Rental market showing signs of life after Covid-19 slowdown
When Covid-19 hit, the rental market took a battering, with many tenants seeking refuge with families and friends as income dwindled in protracted lockdowns.
But the market is showing signs of recovery, and by the second quarter of 2021 more than 80% of residential tenants were in good standing - compared to only 73.5% in the second quarter of 2020, according the latest TPN residential rental monitor.
With the unemployment rate reaching a record high in the second quarter of this year, according to the report, affordability remains under pressure for many tenants and above-inflation increases by municipalities hasn’t made this any easier.
Commenting on the latest rental performance, Michelle Dickens, CEO of TPN Credit Bureau, said though most major provinces have seen an improvement in tenant payment behaviour above 80%, Gauteng lags with just 78.67% of tenants in good standing. Negative escalations in the province continued for the third consecutive quarter. Despite the decline in tenant payment behaviour in Gauteng, the province took top honours on returns, with a gross yield measured at 11%.
Landlords in the Western Cape and Eastern Cape are clearly more risk-averse as illustrated by the fact that their tenants are ahead of the curve with about 85% and 84% respectively in good standing. But after a year of negative rental escalations, the Western Cape is experiencing rising vacancies at 14.38%. The province, which historically outperforms the rest of the country as far as property prices are concerned, only recorded total returns of 8.7%.
The Eastern Cape, on the other hand, has a low 4.28% vacancy rate coupled with strong demand which has allowed it to maintain its positive rental escalation at about 2%. As a result, the province’s gross yield of 10.7% is seeing it punch significantly above the national average of 10.3%.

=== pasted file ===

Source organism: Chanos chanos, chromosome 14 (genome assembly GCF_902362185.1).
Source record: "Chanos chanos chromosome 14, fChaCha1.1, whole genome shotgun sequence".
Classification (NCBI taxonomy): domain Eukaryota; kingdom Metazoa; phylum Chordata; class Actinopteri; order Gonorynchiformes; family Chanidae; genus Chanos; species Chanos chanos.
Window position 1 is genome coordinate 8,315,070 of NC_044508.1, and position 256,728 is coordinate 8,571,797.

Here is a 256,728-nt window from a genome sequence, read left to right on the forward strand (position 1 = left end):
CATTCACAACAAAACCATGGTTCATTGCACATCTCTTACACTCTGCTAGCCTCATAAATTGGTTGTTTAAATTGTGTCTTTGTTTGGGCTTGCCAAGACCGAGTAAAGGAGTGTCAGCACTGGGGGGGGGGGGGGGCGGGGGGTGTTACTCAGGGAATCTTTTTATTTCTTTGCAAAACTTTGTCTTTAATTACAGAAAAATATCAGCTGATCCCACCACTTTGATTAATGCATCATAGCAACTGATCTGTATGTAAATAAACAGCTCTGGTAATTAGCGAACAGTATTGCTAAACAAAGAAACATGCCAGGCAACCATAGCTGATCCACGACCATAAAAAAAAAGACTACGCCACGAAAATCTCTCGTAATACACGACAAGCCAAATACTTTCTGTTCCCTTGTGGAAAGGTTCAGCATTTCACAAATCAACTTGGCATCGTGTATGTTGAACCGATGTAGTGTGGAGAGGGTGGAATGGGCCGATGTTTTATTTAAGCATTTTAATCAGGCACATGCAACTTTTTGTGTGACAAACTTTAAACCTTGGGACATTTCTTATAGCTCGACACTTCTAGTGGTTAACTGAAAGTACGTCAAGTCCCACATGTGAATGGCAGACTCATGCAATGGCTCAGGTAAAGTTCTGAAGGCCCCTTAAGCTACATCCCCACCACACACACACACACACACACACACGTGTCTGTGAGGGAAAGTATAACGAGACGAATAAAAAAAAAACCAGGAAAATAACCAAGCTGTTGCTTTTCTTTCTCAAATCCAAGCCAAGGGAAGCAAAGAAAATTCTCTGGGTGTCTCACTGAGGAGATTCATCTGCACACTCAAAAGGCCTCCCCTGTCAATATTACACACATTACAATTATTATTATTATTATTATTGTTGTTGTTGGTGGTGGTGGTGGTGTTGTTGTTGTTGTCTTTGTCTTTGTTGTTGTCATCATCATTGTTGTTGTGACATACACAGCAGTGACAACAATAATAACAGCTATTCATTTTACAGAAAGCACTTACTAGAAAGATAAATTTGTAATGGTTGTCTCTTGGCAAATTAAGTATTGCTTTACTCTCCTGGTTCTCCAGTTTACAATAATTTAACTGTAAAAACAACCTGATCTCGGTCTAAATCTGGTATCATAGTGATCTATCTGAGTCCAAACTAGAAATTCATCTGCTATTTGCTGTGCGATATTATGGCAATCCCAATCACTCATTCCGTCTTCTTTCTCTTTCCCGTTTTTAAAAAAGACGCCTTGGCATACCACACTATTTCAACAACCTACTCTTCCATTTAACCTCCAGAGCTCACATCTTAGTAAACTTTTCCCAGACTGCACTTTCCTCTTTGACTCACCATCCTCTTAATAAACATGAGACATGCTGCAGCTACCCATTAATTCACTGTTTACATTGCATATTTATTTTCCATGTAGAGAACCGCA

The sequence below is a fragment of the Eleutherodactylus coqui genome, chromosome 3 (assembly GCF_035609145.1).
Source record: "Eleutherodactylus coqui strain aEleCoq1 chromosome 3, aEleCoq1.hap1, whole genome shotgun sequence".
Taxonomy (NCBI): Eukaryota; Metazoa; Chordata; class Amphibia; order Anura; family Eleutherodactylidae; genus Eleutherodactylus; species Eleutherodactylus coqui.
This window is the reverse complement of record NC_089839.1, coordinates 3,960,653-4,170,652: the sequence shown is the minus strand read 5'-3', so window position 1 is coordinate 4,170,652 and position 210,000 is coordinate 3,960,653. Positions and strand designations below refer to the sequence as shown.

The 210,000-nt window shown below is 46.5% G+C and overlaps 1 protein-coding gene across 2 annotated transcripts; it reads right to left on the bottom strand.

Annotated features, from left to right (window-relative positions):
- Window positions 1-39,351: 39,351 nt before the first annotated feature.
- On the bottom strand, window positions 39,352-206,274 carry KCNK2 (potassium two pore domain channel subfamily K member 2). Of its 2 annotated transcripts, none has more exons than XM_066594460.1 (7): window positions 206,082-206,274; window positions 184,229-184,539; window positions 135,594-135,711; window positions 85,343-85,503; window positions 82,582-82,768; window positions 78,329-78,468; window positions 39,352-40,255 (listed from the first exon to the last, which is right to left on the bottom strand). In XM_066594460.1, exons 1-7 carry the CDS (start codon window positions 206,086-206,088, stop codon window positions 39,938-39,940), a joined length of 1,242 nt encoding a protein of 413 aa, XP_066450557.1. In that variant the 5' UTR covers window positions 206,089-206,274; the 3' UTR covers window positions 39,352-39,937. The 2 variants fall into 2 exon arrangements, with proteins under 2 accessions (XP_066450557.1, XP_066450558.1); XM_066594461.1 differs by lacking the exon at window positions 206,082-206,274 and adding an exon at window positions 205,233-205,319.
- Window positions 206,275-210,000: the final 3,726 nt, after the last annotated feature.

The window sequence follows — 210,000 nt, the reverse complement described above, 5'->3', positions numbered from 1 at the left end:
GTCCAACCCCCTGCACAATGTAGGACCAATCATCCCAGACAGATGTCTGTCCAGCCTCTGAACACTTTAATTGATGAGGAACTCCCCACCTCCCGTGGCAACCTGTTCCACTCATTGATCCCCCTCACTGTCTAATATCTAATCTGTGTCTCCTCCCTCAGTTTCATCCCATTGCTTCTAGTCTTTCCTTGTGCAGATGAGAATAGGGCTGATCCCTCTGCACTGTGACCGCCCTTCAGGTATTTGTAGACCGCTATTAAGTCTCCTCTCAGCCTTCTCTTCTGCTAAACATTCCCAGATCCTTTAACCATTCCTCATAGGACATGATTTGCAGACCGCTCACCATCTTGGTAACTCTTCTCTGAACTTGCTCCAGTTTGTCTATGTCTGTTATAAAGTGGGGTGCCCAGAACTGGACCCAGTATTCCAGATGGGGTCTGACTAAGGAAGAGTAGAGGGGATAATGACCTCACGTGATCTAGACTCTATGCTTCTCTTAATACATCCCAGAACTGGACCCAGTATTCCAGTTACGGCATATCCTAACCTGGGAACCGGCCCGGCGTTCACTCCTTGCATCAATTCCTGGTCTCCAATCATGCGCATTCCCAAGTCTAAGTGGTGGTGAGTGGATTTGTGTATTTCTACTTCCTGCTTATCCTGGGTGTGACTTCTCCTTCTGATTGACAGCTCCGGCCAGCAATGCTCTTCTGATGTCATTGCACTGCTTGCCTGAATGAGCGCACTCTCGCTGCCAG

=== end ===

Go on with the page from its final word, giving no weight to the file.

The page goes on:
While KwaZulu-Natal’s tenant payment performance has improved to 80%, its vacancy rate has jumped to about 14%, which means it’s only just achieved double-digit gross yield of about 10%.
“The most sought-after residential rental properties are in the R4,500-R7,000 a month price band with about a third (35%) of all lease agreements made up of this segment. The majority of tenants in this segment (82.76%) are in good standing with 67.67% paying on time. Though only 4.94% failed to make payments, 10.58% paid late, indicating that cash flow remains constrained,” said Dickens.
Landlords with properties in the lower end of the market - below R3,000 a month - continue to struggle with 16.08% of tenants unable to pay rent and a further 15.72% of tenants making only a partial payment. The vacancy rate of 15.19% in this segment of the rental market indicates that landlords would prefer no tenant to a defaulting tenant.
“The traditional sweet-spot segment is monthly rentals between R7,000 and R12,000. This segment continued to perform well in the second quarter of 2021 with the majority of tenants (86.32%) in good standing and close to 75% paying on time. Of concern, however, is the fact that affordability is acting as a key constraint in this segment while rental escalation remains in negative territory of -1.03%.
While lower-income earners were undoubtedly hardest hit by the pandemic, middle and high-end earners also appear to be under financial pressure. According to the national income dynamic study the biggest impact of the pandemic has been felt by those in poorly paid jobs.
There has been a 17% drop in the number of people who earn between R22,000 and R40,000 a month, while the take-home pay from the top million households earning over R40,000 dropped by almost 14% between March 2020 and March 2021.